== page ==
God is in control–in an ultimate sense.  But God is not magical or forceful.  God works to bring his peace and his healing touch into this world through people who aspire to those qualities in themselves and who choose to exercise such power as they may possess right where they are standing.  Jesus is not beamed down from heaven–he is made real in our world through the actions and lives of those who believe that others for whom he died are worth sacrificing and caring for, that mercy is the greatest gift, and that love is revolutionary.

God is in control–in an ultimate sense.  But there is one thing God is NOT in control of (John Piper be damned).  It is you, people.  You are in control of you and God is asking you to be love and mercy and compassion in a way that changes the narrative of the story in which we all find ourselves living.  What are you willing to do to be love and mercy and compassion to a world that is desperately in need of these things–or at least that part of the world in which you happen to find yourself?

Would We Have Taken Part in the Sins of Our Ancestors?

protestIf you have been tracking with me around here or on social media, it is no secret that I am vehemently opposed to our current president and his vision of America as a barricaded, militarized state which feels like home to a privileged white Christian male few and a segregated hell on earth to everyone else.  I believe that Donald Trump represents a unique threat to everything we are as America and as Americans.  I believe that history will one day look back on this moment and demand of each of us, to know which side we were on.

But before we go any farther down that road, allow me to direct your attention to a piece by Mallory Ortberg at The Toast which appeared around this time last year and which will guide our thinking today, sort of.

In a hilarious and snarky way, Ortberg hits upon one of our most natural human tendencies:  to reflect upon the great struggles and moral crises of history and imagine that, if we had been alive back then, we would have been on the right side of things.

The truth of the matter is that we probably would have done no better than our ancestors in the moral struggles which they faced.  We would probably have been right there with the people who were burning witches in Salem.  We would probably have been contributing in our own way to this grave injustice.

And here is where I have to get gut-level honest with myself:  A huge part of the reason why I now stand with #TheResistance is that it costs me very little to do so.  For the price of a Coke or a six-pack of Bud or a one-night stay at an Airbnb, I can commit an act of political defiance.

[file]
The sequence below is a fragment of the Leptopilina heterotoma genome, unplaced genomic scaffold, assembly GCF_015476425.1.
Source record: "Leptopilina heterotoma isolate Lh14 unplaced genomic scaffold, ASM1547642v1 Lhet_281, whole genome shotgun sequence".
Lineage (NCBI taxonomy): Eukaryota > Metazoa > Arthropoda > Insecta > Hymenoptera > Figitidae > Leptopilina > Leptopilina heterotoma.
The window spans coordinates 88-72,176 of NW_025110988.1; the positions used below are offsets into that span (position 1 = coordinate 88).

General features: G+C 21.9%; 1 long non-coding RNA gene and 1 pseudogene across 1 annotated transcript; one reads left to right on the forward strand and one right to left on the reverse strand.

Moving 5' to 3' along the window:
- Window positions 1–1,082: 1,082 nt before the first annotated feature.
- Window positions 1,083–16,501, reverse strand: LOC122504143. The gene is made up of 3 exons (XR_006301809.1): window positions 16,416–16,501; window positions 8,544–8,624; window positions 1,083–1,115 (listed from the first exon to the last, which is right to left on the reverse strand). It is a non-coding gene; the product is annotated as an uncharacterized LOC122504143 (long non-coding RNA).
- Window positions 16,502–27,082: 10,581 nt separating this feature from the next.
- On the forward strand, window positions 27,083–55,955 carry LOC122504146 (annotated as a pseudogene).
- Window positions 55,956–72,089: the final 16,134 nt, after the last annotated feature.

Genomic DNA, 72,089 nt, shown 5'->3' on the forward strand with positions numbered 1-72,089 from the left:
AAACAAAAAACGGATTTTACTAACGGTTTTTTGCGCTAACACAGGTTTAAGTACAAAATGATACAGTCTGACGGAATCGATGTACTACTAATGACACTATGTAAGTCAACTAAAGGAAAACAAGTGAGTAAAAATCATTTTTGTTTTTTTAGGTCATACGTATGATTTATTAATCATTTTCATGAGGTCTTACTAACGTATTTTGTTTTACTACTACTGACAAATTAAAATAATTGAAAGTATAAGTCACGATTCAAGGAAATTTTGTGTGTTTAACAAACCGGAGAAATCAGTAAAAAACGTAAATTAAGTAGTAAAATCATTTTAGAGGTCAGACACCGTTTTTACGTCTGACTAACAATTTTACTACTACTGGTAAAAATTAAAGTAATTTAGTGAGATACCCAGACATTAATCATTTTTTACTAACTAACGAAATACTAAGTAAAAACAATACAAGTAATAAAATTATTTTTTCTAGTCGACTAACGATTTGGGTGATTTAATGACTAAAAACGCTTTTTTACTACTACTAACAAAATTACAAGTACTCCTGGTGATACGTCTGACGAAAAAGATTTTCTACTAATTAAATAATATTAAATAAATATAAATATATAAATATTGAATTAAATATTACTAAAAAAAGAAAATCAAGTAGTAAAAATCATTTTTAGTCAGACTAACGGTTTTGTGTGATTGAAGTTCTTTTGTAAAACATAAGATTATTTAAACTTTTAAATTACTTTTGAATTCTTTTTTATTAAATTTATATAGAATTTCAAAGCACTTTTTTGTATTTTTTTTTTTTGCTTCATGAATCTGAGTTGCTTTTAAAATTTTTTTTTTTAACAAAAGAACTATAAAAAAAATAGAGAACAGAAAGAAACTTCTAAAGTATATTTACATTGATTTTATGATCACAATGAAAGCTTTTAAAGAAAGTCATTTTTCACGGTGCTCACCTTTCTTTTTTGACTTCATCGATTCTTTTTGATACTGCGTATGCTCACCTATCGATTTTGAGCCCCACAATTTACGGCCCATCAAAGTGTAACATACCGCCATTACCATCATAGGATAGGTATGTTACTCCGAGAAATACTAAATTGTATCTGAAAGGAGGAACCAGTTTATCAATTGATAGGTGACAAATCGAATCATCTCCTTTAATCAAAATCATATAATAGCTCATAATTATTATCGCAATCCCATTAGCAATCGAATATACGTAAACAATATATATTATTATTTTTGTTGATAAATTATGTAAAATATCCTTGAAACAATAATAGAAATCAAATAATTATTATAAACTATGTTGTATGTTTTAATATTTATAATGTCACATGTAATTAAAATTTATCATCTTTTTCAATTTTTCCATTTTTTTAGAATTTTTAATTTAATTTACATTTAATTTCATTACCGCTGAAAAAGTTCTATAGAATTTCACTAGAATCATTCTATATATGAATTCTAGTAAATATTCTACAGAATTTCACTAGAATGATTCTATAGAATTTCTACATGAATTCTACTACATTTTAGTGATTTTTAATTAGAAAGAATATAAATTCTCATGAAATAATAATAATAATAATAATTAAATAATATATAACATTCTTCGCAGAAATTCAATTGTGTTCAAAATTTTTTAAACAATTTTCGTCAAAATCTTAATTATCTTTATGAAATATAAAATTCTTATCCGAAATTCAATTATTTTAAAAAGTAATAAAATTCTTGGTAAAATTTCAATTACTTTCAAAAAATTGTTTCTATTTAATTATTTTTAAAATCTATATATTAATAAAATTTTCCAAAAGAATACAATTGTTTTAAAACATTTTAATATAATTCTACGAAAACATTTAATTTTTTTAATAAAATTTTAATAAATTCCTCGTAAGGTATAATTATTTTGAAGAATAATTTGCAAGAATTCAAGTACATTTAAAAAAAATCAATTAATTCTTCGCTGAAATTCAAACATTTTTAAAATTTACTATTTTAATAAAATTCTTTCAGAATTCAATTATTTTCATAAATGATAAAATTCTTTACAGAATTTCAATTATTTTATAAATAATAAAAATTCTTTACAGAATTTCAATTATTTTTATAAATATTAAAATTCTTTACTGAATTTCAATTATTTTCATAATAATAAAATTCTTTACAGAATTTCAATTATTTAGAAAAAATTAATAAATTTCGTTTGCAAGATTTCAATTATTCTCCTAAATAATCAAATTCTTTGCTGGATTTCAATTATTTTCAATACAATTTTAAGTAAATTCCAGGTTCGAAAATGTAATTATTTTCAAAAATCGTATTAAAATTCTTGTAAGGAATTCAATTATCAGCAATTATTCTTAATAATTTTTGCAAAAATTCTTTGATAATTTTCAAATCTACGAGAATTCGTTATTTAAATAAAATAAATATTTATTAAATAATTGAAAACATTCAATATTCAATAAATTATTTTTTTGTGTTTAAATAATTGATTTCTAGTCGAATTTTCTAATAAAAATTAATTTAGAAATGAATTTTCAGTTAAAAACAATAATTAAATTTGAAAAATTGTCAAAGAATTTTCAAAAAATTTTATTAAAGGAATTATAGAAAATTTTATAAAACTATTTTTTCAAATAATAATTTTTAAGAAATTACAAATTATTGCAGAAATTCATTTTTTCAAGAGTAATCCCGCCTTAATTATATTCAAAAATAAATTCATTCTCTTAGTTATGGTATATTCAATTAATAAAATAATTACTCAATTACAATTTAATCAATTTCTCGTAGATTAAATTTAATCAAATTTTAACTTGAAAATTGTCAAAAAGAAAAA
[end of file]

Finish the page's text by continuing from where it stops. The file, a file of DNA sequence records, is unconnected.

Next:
But if that state of affairs were to change, I would probably be rethinking things a bit.  If Donald Trump were to start jailing political opponents (could happen–I certainly wouldn’t put it past Steve Bannon or the new attorney general Jeff Sessions), you could probably expect me to start toning things down around here.

Because, like Ortberg, I am the sort of person who places a high value on physical safety and comfort.  If the cost of resisting Donald Trump were to get too high, I would probably bail.  I would like to think that I’m a better person than that.  I would like to think that I would stay and fight for the right no matter what.  But I am not there yet, and I have a long way to go to get there.

You see, despite what I have said here and in earlier posts about being on the right side of history, we really can’t worry about that.  Our job and calling in this age is the same as it is in any age:  to resist the injustice of our present age, whatever form it may take.  We can look to the past for guidance, but it is not our job to fight their battles or to imagine how we would have fared if we had lived in their times.  As soon as we do that, then we are in danger of missing the injustice that is right in front of us every day.

Jesus had some not-too-kind words for the Pharisees of his day, who imagined that they would not have taken part in murdering the prophets of Israel had they lived in the days of the prophets (Matthew 23:29-32).  Their eyes were closed to the injustice that was happening right there in front of them, that they themselves were about to perpetrate against the one who was greater than all the prophets.

So I must fight on.  I must resist.  It is not my job to worry about being on the right side of history, or about if I would have been on the right side of history in the great moral struggles of the past.  It is not your job either.  Our job is to resist the injustice of our present day.

I will not do it perfectly.  Lord knows, if the cost gets to be too great, I may not do it at all.  Like Ortberg, I place a very high priority on my physical safety and comfort and there is probably little if any limit to what I will compromise if these things are at stake.  So I can have no illusions about being a hero or being on the right side of history.